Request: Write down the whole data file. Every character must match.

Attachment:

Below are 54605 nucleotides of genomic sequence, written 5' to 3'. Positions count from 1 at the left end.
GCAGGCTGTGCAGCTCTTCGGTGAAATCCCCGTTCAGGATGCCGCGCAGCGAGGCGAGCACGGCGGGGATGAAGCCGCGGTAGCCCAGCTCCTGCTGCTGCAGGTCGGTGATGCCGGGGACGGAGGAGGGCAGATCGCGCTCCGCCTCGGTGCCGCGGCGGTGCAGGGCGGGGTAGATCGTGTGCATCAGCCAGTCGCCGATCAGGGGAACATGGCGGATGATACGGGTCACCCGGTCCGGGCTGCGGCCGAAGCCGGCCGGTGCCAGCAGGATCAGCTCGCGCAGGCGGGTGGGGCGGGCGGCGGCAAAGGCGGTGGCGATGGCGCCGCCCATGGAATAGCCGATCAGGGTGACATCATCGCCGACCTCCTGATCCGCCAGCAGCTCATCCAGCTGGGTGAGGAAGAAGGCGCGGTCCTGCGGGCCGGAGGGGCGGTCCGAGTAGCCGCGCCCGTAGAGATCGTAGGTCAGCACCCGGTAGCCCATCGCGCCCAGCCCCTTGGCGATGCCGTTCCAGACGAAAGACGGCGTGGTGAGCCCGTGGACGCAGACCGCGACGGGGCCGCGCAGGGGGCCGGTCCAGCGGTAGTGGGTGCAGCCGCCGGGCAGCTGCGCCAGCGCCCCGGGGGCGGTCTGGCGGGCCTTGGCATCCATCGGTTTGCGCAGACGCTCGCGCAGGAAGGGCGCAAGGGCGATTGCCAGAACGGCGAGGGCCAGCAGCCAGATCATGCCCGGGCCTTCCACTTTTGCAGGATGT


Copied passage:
Below are 54605 nucleotides of genomic sequence, written 5' to 3'. Positions count from 1 at the left end.
GCAGGCTGTGCAGCTCTTCGGTGAAATCCCCGTTCAGGATGCCGCGCAGCGAGGCGAGCACGGCGGGGATGAAGCCGCGGTAGCCCAGCTCCTGCTGCTGCAGGTCGGTGATGCCGGGGACGGAGGAGGGCAGATCGCGCTCCGCCTCGGTGCCGCGGCGGTGCAGGGCGGGGTAGATCGTGTGCATCAGCCAGTCGCCGATCAGGGGAACATGGCGGATGATACGGGTCACCCGGTCCGGGCTGCGGCCGAAGCCGGCCGGTGCCAGCAGGATCAGCTCGCGCAGGCGGGTGGGGCGGGCGGCGGCAAAGGCGGTGGCGATGGCGCCGCCCATGGAATAGCCGATCAGGGTGACATCATCGCCGACCTCCTGATCCGCCAGCAGCTCATCCAGCTGGGTGAGGAAGAAGGCGCGGTCCTGCGGGCCGGAGGGGCGGTCCGAGTAGCCGCGCCCGTAGAGATCGTAGGTCAGCACCCGGTAGCCCATCGCGCCCAGCCCCTTGGCGATGCCGTTCCAGACGAAAGACGGCGTGGTGAGCCCGTGGACGCAGACCGCGACGGGGCCGCGCAGGGGGCCGGTCCAGCGGTAGTGGGTGCAGCCGCCGGGCAGCTGCGCCAGCGCCCCGGGGGCGGTCTGGCGGGCCTTGGCATCCATCGGTTTGCGCAGACGCTCGCGCAGGAAGGGCGCAAGGGCGATTGCCAGAACGGCGAGGGCCAGCAGCCAGATCATGCCCGGGCCTTCCACTTTTGCAGGATGT